Monitor how the wind board and crusts-facet combo is interacting in this region.
The last human triggered event had facets sandwiched between firm wind packed snow and an ice crust.
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Above 2,500ft Moderate
1,800 to 2,500ft Low
Below 1,800ft Low
Degrees of Avalanche Danger ?
|FRIDAY||SATURDAY||SUNDAY & MONDAY|
Likelihood (Human Triggered): Possible
Size: Small – Large
Danger Trend: Steady
Forecaster Confidence: Poor
AVALANCHE PROBLEM SCALE DESCRIPTORS:
Sensitivity: Non-reactive, Stubborn, Responsive, Touchy
Distribution: Isolated, Specific, Widespread
Likelihood: Unlikely, Possible, Likely, Nearly Certain
Size: Small, Large, Very Large (size scale <here>)
Danger Trend: Increasing, Steady, Decreasing
Forecaster Confidence: Good, Fair, Poor
AVALANCHE PROBLEM TOOLBOX <here>
Continental (Interior) Specific:
The last storm that hit us Sunday to Monday was enthusiastically welcomed after a parched spell of no precipitation. There was significant variation of new snow throughout the region. Cordova reported 8 inches at sea level Monday AM, with 2 feet at 1000′, while the town of Valdez received 2 inches with 1 foot at the pass, and trace amounts of snow at 56 Mile.
Since minimal snow reached this zone, conditions maintain similar as to before the event: shallow and weak snow with a variable mix of rain crusts and wind packed rounds. The last reported human triggered avalanche was March 11th on Mt. Tiekel, a near ridgetop windslab size D2. Testing March 15 near MP 50 (on the shoulder of Mt. Tiekel) demonstrated poor snow structure with easy-moderate propagation results. Knife hard wind slabs and firm rain crusts will now serve as bed surfaces.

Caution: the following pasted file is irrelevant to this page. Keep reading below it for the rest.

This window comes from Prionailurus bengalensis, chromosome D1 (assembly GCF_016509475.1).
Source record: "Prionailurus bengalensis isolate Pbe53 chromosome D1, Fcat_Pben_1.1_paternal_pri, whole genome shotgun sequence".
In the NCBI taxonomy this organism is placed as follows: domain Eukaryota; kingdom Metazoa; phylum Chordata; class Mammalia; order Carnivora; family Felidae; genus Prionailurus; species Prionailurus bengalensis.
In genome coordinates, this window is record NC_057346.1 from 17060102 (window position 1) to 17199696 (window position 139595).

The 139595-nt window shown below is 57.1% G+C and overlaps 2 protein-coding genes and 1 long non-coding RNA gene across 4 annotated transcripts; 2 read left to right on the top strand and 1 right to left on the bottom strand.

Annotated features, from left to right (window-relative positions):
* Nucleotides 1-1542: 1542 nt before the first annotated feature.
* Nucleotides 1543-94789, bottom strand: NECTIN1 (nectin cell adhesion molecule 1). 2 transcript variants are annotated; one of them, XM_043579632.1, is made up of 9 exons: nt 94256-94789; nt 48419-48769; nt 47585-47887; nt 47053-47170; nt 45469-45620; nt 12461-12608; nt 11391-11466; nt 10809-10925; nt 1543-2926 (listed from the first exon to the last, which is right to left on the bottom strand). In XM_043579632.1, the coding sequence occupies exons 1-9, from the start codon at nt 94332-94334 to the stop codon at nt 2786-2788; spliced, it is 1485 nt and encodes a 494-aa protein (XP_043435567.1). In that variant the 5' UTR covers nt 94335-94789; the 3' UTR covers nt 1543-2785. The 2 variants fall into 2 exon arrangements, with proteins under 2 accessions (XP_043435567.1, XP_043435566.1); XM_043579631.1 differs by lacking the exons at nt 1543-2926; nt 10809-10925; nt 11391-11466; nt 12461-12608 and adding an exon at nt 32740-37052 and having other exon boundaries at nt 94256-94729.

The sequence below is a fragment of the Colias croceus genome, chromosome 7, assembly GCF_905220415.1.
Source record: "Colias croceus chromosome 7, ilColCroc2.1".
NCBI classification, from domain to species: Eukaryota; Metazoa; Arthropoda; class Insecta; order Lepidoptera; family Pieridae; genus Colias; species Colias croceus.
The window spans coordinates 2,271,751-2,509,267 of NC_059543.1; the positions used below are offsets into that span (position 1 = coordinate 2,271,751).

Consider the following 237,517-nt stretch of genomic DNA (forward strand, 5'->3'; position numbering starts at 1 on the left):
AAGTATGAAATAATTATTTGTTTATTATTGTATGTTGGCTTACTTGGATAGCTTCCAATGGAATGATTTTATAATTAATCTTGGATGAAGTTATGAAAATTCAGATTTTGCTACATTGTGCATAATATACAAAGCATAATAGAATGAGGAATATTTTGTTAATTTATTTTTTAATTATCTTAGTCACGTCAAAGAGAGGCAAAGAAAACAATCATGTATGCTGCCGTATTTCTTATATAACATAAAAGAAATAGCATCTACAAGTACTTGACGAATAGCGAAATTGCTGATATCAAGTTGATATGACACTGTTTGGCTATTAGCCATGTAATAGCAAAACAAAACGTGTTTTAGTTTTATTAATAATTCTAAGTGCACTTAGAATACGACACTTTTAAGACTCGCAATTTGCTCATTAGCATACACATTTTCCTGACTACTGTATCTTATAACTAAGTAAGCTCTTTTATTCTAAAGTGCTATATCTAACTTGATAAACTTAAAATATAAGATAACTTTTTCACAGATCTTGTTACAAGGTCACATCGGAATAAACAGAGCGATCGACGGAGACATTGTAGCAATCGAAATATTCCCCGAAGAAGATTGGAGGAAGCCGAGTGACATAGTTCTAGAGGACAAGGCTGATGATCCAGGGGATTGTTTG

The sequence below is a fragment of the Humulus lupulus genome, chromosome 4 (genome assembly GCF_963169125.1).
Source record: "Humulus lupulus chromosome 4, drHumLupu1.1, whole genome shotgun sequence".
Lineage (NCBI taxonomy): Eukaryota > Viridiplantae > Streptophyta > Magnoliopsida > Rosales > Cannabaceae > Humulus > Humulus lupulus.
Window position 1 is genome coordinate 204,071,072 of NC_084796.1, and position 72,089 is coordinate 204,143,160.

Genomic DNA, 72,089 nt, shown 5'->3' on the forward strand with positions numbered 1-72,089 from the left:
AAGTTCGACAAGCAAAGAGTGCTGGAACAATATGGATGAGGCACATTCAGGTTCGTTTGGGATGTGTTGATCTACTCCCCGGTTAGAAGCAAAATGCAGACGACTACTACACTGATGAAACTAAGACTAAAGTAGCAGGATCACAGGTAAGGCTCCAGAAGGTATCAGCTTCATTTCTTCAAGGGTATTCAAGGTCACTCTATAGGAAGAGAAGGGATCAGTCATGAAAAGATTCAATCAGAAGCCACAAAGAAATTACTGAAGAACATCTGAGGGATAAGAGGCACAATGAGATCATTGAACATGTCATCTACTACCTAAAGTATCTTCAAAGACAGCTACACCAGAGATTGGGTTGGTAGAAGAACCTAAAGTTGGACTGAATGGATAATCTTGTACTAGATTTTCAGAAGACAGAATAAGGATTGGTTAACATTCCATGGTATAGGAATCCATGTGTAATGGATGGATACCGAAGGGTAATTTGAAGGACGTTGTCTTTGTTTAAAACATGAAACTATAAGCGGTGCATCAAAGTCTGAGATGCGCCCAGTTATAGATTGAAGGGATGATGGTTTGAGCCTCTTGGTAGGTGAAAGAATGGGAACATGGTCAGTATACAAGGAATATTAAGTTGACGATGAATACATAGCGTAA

Find more photos and observations at the bottom of the page. Sharing your observations creates an informed community that everyone benefits from at some point.
Recent Avalanche Activity
Continental (Interior) Specific:
- The dusting of new snow will be transported by east – north wind, expect soft windslab near ridgetops to be reactive to human trigger.
- March 11 report of upper elevation skier triggered avalanche that ran on a previously released slope (March 3rd?) which has reloaded. The hard slab avalanche fracture crown was two feet deep, propagated 400 feet across the start zone, and ran 1000 feet. The skier was able to ski off the moving slab and wasn’t captured.
- March 7 report of two size D1 soft slab avalanches (3500’ SW 20cm and 4000’ NE 15cm). Plus long running dry loose and several collapses on low angle terrain.
See Maritime Zone for updated weather.
Additional Info & Media
- NWS forecast for Northeast Prince William Sound <here>
- NOAA NWS spot forecast for Thompson Pass <here>
- Thompson Pass RWIS weather station <here>
- MP 30 Nicks (Happy) Valley weather station at 4200 feet <here> (scroll to Nicks Valley)
- Valdez Glacier UAF weather station at 6600 feet <data here> <map here>
- Further weather resources <here>
SNOW CLIMATE ZONES:
- Maritime (Coastal) – from the Port of Valdez to Thompson Pass, all waters flowing into Valdez Arm and everything south of Marshall Pass.
- Inter-mountain (Transitional) – between Thompson Pass and Rendezvous Lodge.
- Continental (Interior) – the dry north side of the Chugach (north of 46 Mile, including the Tonsina River).
Photo of Thompson Pass
Interactive Map of Valdez Forecast Areas w/ Many Resource Layers (Trevor Grams)
NEWS: Our region is “one of the snowiest places on earth” – Serendipity / Rendezvous snowfall record set in 1963 <here>.
Free smart phone avalanche forecasts at: http://www.